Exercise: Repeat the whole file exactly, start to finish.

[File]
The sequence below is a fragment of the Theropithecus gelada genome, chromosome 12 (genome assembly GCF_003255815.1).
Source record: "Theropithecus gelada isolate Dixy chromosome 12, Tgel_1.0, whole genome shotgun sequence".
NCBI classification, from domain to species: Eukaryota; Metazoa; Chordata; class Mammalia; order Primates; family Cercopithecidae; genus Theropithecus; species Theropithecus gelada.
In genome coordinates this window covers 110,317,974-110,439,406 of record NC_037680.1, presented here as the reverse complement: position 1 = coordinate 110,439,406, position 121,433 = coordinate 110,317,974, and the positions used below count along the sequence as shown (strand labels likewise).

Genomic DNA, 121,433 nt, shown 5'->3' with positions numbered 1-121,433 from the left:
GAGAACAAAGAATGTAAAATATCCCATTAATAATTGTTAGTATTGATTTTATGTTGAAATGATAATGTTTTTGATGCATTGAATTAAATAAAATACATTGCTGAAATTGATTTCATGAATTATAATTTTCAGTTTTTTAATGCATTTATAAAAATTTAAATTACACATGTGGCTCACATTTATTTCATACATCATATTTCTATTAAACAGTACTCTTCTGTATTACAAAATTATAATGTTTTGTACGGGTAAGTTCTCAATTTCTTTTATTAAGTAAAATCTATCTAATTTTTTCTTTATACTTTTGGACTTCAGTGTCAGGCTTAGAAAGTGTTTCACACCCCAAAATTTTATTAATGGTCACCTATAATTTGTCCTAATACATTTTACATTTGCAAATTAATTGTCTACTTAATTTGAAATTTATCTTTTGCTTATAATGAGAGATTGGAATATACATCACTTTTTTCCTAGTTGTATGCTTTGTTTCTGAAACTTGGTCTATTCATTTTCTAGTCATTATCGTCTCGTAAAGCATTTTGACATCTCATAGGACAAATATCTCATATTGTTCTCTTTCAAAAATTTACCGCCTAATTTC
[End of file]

The sequence below is a fragment of the Theropithecus gelada genome, chromosome 12 (genome assembly GCF_003255815.1).
Source record: "Theropithecus gelada isolate Dixy chromosome 12, Tgel_1.0, whole genome shotgun sequence".
NCBI classification, from domain to species: Eukaryota; Metazoa; Chordata; class Mammalia; order Primates; family Cercopithecidae; genus Theropithecus; species Theropithecus gelada.
In genome coordinates this window covers 110,317,974-110,439,406 of record NC_037680.1, presented here as the reverse complement: position 1 = coordinate 110,439,406, position 121,433 = coordinate 110,317,974, and the positions used below count along the sequence as shown (strand labels likewise).

Genomic DNA, 121,433 nt, shown 5'->3' with positions numbered 1-121,433 from the left:
GAGAACAAAGAATGTAAAATATCCCATTAATAATTGTTAGTATTGATTTTATGTTGAAATGATAATGTTTTTGATGCATTGAATTAAATAAAATACATTGCTGAAATTGATTTCATGAATTATAATTTTCAGTTTTTTAATGCATTTATAAAAATTTAAATTACACATGTGGCTCACATTTATTTCATACATCATATTTCTATTAAACAGTACTCTTCTGTATTACAAAATTATAATGTTTTGTACGGGTAAGTTCTCAATTTCTTTTATTAAGTAAAATCTATCTAATTTTTTCTTTATACTTTTGGACTTCAGTGTCAGGCTTAGAAAGTGTTTCACACCCCAAAATTTTATTAATGGTCACCTATAATTTGTCCTAATACATTTTACATTTGCAAATTAATTGTCTACTTAATTTGAAATTTATCTTTTGCTTATAATGAGAGATTGGAATATACATCACTTTTTTCCTAGTTGTATGCTTTGTTTCTGAAACTTGGTCTATTCATTTTCTAGTCATTATCGTCTCGTAAAGCATTTTGACATCTCATAGGACAAATATCTCATATTGTTCTCTTTCAAAAATTTACCGCCTAATTTC